• Submit the Will to Probate. An estate attorney can assist you with submitting the will to probate or state district court. Because probate is governed by state law, states vary on the permitted time period for filing, but often this must be done within thirty days following death.
    • If a will exists, identify the executor to distribute the property and assist with other instructions for the estate.
  • If the party died intestate (without a will), state law will often govern who can manage the distribution of the estate.
  • Probate does not encompass those assets that are owned by a trust, held as property of tenants-in-common, or pass by operation of law. Consult your attorney regarding assets not included in the probate process, but common examples are:
    • life insurance proceeds,
    • retirement accounts that have named beneficiaries, pension distributions, and unpaid wages,
    • trust-owned property,
    • assets specified as transfer-on-death (TOD) or payable-on-death (POD), or
    • property held in joint tenancy with right of survivorship, community property with right of survivorship, or tenants by the entirety with a spouse.

 

  • Life Insurance. Remember that proceeds from life insurance are probably not part of the probate process. Often, collecting death benefits can be as simple as completing the necessary claims forms and submitting them with an original or certified copy of the death certificate. Each company will have a slightly different process for claiming death benefits. Therefore, attached you will find a letter template that you can use to notify the insurance company of the death and request specific instructions on how to properly file the claim.
    • If you are unsure of a potential group policy provided by an employer, you may need to contact companies in the deceased’s employment history to inquire. Additionally, in the case of a group policy, you will find a sample letter attached to use for your convenience.
  • Medical Bills. If an ailment preceded the passing of your loved one, health insurance may cover part or all of the medical costs. Begin by contacting the business office at the hospital or clinic where he or she was treated and request outstanding balances. Then compare bank records and insurance to determine which have been reimbursed or paid. Reconciling all billing and payment information will help in completing the required claim documents.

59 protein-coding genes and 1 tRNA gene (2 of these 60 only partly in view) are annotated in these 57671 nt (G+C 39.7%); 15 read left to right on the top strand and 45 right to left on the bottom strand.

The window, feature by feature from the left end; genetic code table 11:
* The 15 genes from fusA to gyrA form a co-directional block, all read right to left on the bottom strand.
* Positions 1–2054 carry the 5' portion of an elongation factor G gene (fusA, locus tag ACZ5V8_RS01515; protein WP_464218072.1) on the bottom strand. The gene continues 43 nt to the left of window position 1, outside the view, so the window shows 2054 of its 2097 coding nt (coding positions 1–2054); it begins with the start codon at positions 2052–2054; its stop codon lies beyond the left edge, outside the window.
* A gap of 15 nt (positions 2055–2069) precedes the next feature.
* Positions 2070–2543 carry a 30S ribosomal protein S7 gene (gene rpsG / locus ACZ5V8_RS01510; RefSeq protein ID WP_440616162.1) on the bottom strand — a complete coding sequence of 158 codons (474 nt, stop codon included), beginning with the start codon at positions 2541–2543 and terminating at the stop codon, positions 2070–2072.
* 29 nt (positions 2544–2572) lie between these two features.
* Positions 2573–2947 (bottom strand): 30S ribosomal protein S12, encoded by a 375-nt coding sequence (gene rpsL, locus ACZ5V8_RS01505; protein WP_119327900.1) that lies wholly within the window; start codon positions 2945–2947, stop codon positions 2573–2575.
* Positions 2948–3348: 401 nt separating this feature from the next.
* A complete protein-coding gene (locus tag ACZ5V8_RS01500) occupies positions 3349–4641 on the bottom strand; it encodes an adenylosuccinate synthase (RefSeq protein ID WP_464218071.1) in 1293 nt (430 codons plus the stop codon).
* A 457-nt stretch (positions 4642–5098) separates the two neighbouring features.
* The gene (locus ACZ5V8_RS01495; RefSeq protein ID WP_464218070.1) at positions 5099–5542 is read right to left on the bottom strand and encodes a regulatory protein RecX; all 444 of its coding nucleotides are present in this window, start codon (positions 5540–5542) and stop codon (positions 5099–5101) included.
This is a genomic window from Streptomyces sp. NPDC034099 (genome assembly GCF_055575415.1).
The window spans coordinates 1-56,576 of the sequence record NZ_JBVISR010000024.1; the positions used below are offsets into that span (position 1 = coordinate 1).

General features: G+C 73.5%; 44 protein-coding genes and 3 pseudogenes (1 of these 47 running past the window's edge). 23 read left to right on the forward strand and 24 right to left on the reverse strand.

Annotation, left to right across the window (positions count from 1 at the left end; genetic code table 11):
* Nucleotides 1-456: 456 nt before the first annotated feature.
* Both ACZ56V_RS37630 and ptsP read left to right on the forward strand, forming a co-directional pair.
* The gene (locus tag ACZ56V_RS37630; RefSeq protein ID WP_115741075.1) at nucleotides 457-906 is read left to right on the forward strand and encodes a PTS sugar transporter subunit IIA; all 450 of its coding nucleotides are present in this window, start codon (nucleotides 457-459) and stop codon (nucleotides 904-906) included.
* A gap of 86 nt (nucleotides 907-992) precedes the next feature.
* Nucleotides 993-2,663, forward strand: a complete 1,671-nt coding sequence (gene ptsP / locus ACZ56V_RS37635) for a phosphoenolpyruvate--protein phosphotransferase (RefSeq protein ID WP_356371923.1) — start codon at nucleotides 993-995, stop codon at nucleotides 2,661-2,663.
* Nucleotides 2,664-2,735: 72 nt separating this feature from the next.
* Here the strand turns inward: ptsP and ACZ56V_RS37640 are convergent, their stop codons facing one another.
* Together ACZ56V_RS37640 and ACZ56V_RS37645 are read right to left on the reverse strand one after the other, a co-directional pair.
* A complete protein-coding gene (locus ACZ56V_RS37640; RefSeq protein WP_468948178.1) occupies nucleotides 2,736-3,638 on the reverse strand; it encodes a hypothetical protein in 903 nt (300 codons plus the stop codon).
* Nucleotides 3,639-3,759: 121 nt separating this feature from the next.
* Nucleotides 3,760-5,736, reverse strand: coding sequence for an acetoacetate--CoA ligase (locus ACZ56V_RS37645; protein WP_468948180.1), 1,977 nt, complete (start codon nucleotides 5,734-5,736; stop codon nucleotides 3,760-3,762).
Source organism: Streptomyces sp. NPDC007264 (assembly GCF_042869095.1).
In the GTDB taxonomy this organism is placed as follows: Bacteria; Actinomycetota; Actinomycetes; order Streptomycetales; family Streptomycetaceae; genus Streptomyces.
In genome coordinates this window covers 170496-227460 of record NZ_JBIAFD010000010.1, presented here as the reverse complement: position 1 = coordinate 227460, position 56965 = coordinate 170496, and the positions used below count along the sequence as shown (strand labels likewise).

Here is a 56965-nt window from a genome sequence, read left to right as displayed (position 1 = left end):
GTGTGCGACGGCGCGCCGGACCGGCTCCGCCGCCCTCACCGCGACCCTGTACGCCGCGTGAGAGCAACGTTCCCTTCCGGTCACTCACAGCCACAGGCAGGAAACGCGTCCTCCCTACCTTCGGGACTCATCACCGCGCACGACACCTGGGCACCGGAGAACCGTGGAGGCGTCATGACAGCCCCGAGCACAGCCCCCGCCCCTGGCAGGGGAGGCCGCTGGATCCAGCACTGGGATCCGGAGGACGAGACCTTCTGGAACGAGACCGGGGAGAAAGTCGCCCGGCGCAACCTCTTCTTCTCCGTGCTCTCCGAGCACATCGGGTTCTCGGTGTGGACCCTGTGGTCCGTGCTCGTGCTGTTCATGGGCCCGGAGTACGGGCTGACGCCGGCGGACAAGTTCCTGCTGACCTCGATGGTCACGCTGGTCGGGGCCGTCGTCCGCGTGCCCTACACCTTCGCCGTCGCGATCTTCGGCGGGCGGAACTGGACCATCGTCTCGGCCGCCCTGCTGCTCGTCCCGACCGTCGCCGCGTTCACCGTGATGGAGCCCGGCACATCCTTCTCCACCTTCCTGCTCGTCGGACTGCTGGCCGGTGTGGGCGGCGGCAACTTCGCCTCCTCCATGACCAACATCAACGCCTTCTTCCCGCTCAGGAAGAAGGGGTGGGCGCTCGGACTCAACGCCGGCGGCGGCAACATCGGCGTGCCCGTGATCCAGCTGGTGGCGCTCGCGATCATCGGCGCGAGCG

• Discontinue Amenities. Cancel those services that are no longer necessary or were only utilized by the deceased (e.g., cable and Internet service or gym, club, or fraternity memberships) while continuing certain services (e.g., electricity, water, or lawn service) that may be necessary to maintain his or her property.
  • Social Security. Contact the Social Security Administration at ssa.gov or 800.772.1213 to report the death and file for survivor benefits. Additional or different benefits may be available for the surviving spouse or minor children. You must, however, contact the Social Security office to request information as these benefits are not automatically issued. Be sure to have Social Security numbers on hand before calling and, should you qualify for benefits, it may be necessary to make an appointment to visit the Social Security office. Be sure to get explicit instructions on what you will need to bring with you to your appointment. The funeral director will often inform the Social Security office of your loved one’s passing as the Social Security Administration needs to know as soon as possible to ensure the relatives of the deceased receive all benefits to which they are entitled. Keep in mind that not all survivors are eligible for benefits, so do not accept benefits that you are not certain about after the death of your loved one.
  • Notify Financial and Lending Institutions. (The following will all likely require a death certificate and letters testamentary.)
    • Pension administrators; be sure to ask about specific survivor benefits of which you may not be aware.
    • Banks, savings, and investment institutions and custodians (notification needs to be provided for all joint and individually-owned accounts).
      • Be aware that the contents of these accounts may be frozen, so you should plan accordingly so as to avoid the need for such funds.
      • New accounts in the names of the heirs will likely be required.
    • Credit card companies
      • Occasionally credit cards offer accidental death insurance which will relieve any outstanding balance upon the cardholder’s death.
    • Mortgage or other debt obligations